Filed Papers: Verified Claim, filed December 21, 2001; Verified Answer
January 15, 2002.
Claimant, an inmate at the Clinton Correctional Facility Annex, alleges that
on or about September 4, 2001 while working on the maintenance crew he cut his
right shin on a piece of metal protruding from a wall. The wound required seven
stitches to close and Claimant relied on crutches for a month and a cane
thereafter. Claimant asserts the State was negligent in failing to adequately
maintain the facility grounds and in failing to provide a safe workplace.
The State answered the Claim and asserted six affirmative defenses which
Claimant now seeks to have dismissed. In response to the motion, the State has
withdrawn its fourth (failure to verify the Claim) and sixth ( improper
attachment of exhibits to the Claim) affirmative defenses (Rizzo Affidavit,
¶¶ 4 and 6).
A motion to dismiss a defense must be made on the ground that a defense is not
stated or that it has no merit (CPLR 3211[b]; Winter v Leigh-Mannell, 51
AD2d 1012). The movant bears the burden of coming forward with sufficient
proof to demonstrate that the defense cannot be maintained (Arquette v The
State of New York, New York State Thruway Authority and New York State Canal
Corporation, NYS2d , 2001 WL 1820020, [Ct Cl, Collins, J.], Claim No.
102374, Motion Nos. M-63135, CM-63219, UID #2001-013-017, [September 20, 2001]).
It is well settled that "[o]n a motion to dismiss a defense pursuant to CPLR
3211 (b), all of defendant's allegations must be deemed to be true and defendant
is entitled to all reasonable inferences to be drawn from the submitted proof"
(Capital Tel. Company v Motorola Communications & Elecs., 208
AD2d 1150) and it is error for a court to strike a defense when material issues
of fact remain unresolved (Harrison v State of New York, 262 AD2d 833;
Connelly v Warner, 248 AD2d 941). "If there is doubt as to the
availability of a defense, it should not be dismissed" (Duboff v Board of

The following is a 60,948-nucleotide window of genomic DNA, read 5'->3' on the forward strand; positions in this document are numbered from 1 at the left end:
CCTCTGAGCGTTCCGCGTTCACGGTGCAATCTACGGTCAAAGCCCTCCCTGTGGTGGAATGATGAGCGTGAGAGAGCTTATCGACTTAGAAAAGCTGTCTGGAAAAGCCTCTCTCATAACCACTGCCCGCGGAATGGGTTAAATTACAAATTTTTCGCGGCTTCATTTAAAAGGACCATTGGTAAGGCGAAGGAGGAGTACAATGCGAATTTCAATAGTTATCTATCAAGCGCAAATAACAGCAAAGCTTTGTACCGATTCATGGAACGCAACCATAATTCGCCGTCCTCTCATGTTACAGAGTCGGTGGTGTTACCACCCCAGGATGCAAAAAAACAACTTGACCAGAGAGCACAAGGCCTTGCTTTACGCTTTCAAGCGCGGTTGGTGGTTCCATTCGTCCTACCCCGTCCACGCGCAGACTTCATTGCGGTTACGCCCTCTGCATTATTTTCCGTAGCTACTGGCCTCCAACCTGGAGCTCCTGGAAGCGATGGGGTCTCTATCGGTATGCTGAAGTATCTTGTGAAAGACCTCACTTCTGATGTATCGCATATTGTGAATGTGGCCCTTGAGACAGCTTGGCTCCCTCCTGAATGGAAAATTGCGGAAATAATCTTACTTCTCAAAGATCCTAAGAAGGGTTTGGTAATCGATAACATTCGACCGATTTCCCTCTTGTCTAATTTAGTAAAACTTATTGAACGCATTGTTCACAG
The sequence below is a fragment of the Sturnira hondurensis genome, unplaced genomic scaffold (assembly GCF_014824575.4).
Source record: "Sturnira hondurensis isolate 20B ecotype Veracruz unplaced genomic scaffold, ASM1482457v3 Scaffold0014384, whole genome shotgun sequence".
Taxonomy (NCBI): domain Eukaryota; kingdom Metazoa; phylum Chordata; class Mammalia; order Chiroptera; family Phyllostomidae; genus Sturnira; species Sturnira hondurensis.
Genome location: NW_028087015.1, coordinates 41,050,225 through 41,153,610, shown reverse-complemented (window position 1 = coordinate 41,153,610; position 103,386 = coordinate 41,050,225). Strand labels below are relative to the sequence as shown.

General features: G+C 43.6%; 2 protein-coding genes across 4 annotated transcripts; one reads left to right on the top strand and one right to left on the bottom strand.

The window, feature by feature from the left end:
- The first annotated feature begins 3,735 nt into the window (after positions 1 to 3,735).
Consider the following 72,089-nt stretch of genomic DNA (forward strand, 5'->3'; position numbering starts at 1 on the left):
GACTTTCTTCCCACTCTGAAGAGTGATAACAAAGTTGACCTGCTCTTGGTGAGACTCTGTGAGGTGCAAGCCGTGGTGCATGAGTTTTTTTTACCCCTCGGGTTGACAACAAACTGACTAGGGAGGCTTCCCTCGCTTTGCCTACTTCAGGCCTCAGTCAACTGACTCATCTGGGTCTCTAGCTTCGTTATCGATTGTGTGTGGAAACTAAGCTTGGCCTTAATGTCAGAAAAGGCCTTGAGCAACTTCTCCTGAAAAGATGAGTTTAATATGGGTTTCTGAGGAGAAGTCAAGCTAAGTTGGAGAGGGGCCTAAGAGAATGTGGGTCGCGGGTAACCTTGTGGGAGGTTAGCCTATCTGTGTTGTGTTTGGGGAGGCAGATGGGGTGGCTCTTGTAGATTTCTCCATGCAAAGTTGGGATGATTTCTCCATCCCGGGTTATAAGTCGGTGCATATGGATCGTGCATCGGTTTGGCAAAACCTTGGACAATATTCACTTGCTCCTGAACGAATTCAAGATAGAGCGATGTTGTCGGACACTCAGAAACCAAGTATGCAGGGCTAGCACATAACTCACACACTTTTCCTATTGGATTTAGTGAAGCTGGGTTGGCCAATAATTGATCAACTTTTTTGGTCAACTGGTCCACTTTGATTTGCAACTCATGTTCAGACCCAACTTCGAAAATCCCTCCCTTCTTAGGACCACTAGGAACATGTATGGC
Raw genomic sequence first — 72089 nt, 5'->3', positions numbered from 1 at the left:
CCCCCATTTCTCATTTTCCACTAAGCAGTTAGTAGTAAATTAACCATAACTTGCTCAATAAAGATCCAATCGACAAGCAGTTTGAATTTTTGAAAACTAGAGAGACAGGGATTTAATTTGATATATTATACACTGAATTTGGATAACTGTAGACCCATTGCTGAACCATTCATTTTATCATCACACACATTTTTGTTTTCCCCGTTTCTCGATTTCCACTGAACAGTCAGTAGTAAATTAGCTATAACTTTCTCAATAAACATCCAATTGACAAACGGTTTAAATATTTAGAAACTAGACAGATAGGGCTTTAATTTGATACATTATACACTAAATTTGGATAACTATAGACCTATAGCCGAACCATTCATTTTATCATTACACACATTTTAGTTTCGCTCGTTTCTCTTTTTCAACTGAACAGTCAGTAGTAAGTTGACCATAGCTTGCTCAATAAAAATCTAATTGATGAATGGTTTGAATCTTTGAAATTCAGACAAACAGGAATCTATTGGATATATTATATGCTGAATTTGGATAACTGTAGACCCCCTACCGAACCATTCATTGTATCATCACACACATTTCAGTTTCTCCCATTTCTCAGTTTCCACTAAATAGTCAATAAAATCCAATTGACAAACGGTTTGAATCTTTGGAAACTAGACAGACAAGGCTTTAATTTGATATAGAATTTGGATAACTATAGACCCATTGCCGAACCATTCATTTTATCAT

Higher Educ. of City of New York, 34 AD2d 824)
Applying the foregoing principles, at this early stage of litigation,
Claimant's assertions that neither he nor a third party contributed to this
accident (Ellis Affidavit, ¶¶ 3 and 4), are insufficient to
demonstrate that the first and second affirmative defenses - alleging Claimant's
culpable conduct and the culpable conduct of a third party, respectively, are
insufficiently pleaded or that there are no triable issues of fact (Peters v
Factory Mut. Liability Ins. Co. of America, 31 AD2d 773, 774). The
Court reaches a similar conclusion with regard to the third and fifth defenses;
assumption of risk and immunity, respectively (see, Hall v State of New
York, [Ct Cl, Fitzpatrick, J.] Claim No. 100475, Motion No. M-60233; UID
#2000-018-009, [May 1, 2000]).
Although Defendant has not asserted as an affirmative defense that the Claim
fails to state a cause of action upon which relief may be granted, Claimant has
taken issue with Defendant's request for dismissal set forth in the "wherefore"
clause of its answer (Ellis Affidavit, ¶ 9). The Court notes that
had this request for dismissal been pleaded as an affirmative defense, it is
harmless surplusage and a motion to strike is unnecessary and would be denied
(see, Pump v Anchor Motor Freight, Inc., 138 AD2d 849.)
Accordingly, based upon the foregoing, Claimant's motion is GRANTED only to the
extent the fourth and sixth affirmative defenses are hereby stricken and DENIED
in all other respects.